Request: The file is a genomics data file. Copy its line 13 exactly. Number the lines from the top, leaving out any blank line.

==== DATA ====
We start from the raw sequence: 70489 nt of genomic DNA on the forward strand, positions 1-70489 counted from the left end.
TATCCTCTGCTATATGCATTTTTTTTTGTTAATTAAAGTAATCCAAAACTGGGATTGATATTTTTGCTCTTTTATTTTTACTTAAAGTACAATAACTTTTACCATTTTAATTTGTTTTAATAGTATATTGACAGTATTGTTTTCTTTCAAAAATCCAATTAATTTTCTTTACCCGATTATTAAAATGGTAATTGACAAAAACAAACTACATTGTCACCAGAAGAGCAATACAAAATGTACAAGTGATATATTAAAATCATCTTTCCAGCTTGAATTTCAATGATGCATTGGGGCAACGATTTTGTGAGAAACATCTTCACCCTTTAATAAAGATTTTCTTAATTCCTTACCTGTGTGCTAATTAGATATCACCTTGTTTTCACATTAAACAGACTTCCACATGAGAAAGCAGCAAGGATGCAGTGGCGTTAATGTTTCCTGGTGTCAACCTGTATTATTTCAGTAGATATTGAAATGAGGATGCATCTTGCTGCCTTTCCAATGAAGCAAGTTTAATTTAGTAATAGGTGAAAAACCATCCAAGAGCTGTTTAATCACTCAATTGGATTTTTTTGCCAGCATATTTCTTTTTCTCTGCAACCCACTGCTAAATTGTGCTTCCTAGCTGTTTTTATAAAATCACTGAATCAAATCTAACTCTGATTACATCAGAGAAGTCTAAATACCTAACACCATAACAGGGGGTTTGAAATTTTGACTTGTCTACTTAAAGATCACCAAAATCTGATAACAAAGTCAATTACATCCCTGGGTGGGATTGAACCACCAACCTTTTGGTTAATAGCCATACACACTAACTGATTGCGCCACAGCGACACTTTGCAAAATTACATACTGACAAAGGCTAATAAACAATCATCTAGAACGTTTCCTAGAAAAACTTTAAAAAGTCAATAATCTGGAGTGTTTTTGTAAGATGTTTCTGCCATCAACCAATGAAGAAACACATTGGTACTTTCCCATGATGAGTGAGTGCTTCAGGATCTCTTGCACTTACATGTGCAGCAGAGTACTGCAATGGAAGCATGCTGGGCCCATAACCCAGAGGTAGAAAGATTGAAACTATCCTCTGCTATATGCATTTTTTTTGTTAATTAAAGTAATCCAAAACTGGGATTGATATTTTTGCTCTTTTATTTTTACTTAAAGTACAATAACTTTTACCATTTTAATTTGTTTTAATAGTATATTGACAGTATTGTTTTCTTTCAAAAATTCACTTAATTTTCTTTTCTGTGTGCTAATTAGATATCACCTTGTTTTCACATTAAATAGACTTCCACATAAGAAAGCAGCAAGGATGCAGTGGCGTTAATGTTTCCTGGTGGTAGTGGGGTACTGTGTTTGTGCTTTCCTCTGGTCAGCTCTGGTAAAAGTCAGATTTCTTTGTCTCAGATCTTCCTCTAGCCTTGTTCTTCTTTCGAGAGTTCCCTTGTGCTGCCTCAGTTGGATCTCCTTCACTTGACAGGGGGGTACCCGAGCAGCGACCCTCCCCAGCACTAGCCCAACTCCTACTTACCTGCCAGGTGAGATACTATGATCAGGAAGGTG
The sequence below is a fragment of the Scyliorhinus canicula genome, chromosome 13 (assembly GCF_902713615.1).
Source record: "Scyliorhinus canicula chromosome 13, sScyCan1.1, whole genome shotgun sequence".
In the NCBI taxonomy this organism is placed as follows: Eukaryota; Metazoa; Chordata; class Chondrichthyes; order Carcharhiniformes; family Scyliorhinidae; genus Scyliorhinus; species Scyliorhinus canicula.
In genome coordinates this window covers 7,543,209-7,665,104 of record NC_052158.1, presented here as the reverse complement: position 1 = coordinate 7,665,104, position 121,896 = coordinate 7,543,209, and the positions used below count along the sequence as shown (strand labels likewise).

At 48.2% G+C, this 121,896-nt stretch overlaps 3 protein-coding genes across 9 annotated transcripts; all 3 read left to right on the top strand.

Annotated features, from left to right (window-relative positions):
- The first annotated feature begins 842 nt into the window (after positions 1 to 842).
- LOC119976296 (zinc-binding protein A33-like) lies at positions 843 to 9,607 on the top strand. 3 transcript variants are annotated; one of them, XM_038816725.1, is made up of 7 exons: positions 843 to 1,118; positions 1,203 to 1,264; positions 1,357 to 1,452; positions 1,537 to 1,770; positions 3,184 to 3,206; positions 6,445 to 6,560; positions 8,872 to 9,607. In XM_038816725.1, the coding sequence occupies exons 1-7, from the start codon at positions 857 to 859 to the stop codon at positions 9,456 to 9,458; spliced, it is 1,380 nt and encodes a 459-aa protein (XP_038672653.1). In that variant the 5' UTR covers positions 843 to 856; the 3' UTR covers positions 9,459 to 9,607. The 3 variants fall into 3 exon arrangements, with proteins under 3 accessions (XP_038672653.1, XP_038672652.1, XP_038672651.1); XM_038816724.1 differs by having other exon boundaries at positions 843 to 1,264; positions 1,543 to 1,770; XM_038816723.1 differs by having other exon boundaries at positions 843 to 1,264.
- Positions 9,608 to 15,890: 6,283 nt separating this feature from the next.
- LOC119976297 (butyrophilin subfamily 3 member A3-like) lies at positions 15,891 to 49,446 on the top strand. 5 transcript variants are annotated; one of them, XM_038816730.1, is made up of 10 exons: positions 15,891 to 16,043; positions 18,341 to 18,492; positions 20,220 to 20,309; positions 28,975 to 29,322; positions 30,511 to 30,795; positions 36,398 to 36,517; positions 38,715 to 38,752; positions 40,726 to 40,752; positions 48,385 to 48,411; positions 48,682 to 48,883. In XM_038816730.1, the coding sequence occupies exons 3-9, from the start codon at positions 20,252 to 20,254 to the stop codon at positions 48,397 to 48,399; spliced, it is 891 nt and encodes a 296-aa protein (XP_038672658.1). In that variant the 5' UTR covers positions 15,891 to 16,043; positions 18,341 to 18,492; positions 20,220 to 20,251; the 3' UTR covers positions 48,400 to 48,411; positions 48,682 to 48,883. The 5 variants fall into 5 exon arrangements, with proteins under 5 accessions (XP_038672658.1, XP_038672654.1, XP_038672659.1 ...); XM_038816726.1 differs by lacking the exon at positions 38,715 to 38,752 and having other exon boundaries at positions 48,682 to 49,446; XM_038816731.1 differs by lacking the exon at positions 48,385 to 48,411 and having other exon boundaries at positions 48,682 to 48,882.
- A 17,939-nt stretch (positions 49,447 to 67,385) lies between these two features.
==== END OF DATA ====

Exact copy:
- A 17,939-nt stretch (positions 49,447 to 67,385) lies between these two features.